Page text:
Annie Gallup—Did You Hear the Red-Winged Blackbird?

2024, Gallway Bay Music


For 30 years, singer-songwriter, novelist and poet Bob Jensen has been a successful booking agent at his PEI-based company, Jensen Music International. His recent focus has been on his poetry and collaborations with other artists. 

Jensen's poems are typically accessible. In notes about his poems he writes, "Sometimes when I read poetry, I have no idea what the poet is talking about. When I write I want people to know exactly what I’m saying and why I am saying it, and very few of my poems are what I might describe as cryptic. To me poetry should be an arrow straight to the heart.” And who better than Annie Gallup to set these poems to music? Her own work springs from poetic lyrics, sung and spoken to her impeccable sense of rhythm and melody. Her work is always arranged with loving care and performed with nuanced musicianship. By setting these straight to the heart arrows to music, Gallup helps us more easily connect to the power of Jenson’s poetry. Piano reverberates as if in a cathedral and heavenly harmonies greet the ear in the first track "For The Million Candles Burning," while the lyrics pack references to modern tragedy and biblical destruction on “the last night of the world.” Prayers go unanswered; "And from his poet’s grave/ The prophet marvels at the shame/ For the million candles burning/ For the help that never came.”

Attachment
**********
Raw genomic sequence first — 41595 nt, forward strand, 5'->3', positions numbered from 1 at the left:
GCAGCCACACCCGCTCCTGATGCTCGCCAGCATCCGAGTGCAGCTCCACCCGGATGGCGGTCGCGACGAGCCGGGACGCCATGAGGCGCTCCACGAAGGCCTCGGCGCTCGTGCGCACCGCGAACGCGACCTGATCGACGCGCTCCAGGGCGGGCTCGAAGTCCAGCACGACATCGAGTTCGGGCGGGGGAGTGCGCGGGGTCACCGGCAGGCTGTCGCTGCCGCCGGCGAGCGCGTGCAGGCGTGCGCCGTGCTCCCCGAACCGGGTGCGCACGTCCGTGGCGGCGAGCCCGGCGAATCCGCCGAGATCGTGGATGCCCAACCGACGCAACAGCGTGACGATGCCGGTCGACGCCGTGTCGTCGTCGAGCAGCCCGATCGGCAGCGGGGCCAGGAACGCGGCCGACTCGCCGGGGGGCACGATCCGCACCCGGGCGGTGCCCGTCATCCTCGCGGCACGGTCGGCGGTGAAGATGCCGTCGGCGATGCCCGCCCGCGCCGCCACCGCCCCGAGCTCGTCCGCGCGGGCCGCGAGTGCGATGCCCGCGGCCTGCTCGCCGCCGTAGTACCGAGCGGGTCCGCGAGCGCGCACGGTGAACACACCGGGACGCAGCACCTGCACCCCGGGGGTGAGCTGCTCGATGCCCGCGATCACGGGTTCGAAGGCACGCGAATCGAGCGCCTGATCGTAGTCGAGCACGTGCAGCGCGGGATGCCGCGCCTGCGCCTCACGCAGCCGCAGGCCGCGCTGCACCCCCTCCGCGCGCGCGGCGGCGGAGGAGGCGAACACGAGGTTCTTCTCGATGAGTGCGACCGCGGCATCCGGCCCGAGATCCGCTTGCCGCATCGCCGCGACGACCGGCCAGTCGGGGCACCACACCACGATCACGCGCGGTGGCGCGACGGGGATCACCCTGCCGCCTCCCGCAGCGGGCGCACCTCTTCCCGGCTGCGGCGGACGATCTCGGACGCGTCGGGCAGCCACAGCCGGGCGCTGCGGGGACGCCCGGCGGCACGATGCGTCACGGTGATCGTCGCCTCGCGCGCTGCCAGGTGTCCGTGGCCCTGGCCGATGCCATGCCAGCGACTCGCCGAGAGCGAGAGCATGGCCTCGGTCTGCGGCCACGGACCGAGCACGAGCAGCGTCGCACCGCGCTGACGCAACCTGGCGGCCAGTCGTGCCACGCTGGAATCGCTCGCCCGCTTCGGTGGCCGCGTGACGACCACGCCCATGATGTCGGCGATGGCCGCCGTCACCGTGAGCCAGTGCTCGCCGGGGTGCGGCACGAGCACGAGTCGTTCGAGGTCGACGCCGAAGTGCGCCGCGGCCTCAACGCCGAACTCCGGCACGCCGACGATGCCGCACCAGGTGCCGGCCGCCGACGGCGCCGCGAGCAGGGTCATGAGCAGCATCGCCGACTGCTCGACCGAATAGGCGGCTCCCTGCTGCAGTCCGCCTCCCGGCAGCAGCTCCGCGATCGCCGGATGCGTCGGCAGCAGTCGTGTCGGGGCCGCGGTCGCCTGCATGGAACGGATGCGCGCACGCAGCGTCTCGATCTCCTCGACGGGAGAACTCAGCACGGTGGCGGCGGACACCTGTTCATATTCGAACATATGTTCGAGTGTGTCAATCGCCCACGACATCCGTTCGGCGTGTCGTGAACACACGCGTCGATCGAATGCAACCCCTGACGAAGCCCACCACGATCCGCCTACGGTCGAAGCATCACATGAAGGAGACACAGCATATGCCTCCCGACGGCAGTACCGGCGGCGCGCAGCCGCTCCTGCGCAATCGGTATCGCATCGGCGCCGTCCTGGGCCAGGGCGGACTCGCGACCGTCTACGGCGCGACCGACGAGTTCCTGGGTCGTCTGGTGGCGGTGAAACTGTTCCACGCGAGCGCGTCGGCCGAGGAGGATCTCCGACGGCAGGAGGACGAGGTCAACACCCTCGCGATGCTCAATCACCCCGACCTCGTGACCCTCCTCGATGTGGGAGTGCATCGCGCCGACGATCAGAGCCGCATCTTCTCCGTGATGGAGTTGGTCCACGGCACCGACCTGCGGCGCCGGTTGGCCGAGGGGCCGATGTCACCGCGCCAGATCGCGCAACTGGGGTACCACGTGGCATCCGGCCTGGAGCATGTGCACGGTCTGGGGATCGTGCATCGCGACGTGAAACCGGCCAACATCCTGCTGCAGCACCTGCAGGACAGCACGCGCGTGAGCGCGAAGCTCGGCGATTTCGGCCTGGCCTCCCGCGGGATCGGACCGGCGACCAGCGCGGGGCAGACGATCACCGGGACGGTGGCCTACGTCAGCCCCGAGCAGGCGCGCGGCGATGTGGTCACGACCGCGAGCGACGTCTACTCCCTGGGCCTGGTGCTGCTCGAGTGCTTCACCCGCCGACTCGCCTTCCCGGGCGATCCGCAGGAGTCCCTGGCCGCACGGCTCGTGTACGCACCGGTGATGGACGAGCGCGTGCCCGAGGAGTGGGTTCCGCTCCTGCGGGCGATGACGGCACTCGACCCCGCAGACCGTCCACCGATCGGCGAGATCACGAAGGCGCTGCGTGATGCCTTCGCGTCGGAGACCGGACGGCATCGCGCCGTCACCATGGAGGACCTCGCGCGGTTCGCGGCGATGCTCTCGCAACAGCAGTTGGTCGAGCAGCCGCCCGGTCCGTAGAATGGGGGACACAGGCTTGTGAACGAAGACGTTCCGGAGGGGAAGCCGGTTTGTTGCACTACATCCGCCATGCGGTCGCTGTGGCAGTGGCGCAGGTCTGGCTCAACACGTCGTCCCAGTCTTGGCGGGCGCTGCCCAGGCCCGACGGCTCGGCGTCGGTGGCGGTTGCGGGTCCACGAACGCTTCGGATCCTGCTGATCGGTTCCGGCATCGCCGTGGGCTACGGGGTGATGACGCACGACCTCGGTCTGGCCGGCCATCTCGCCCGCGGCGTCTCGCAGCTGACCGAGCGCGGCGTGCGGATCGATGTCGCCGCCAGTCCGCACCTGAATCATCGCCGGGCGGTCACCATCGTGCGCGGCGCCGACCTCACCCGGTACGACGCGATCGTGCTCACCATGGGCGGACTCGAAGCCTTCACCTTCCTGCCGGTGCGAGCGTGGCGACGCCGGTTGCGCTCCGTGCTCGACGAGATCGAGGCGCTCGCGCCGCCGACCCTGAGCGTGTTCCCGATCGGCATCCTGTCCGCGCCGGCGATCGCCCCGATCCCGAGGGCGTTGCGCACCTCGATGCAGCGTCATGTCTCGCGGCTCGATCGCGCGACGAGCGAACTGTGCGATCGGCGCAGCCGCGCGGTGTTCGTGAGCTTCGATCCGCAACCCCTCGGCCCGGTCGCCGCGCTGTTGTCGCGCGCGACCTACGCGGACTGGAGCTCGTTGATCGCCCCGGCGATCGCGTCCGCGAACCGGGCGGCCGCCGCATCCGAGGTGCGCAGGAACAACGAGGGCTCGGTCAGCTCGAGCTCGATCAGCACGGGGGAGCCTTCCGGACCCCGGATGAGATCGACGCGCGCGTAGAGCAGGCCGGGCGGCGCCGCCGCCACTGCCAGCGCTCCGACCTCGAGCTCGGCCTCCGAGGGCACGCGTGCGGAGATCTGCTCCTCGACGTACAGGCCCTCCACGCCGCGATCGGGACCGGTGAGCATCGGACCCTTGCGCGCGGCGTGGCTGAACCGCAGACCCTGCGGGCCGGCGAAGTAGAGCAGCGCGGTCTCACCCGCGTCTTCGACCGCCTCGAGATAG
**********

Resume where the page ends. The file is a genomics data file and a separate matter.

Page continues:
"Who But Daniel," about a dream of a laughing baby boy who never arrives, entwines joy and sorrow with loss and connection as only a poetic song can. “I saw him in a dream/ so many years ago/ Laughter beyond measure/ from that small aortic flow… “For the hopeful place that we had set/ For one as yet to come/ Would be taken from our table/ Before the morning sun.” “A Heavy Millstone,” is a different kind of straight shot, using stark and unflinching language to condemn the pervasive complicity that covered up the sexual abuse of children by priests. Jenson and Gallup are also effective exploring things that sustain and inspire. The clip-clopping banjo driven rhythm (an echo of "Ghost Riders in the Sky”?) of "Run For Me" is absolutely perfect for this poem celebrating the heart thrill and hope embodied in horses running free.

"The Poet's Advice to His Younger Self" is the kind of song you may want to send to yourself at various times in your life.

“Go forth into that morning/ And ride towards the sun/ And climb your a hundred apple trees/ Before the day is done.” Jensen penned "Into the Peaceful Night” as a rebuttal to Dylan Thomas' "Do Not Go Gentle," inspired by his father's peaceful and dignified passing. Unlike the other songs in this collection, this one is presented with only Gallup's layered vocals, but like the other songs in this collection it is beautifully phrased, emotionally accessible and beautifully sung. Did You Hear the Red-Winged Blackbird? is a serendipitous collaboration, for Gallup, finding words for her music and for Jensen, hearing his words faithfully inhabited and made into music. The serendipity extends to anyone who takes a moment to let these beautiful poems be sung into their soul. —Michael Devlin

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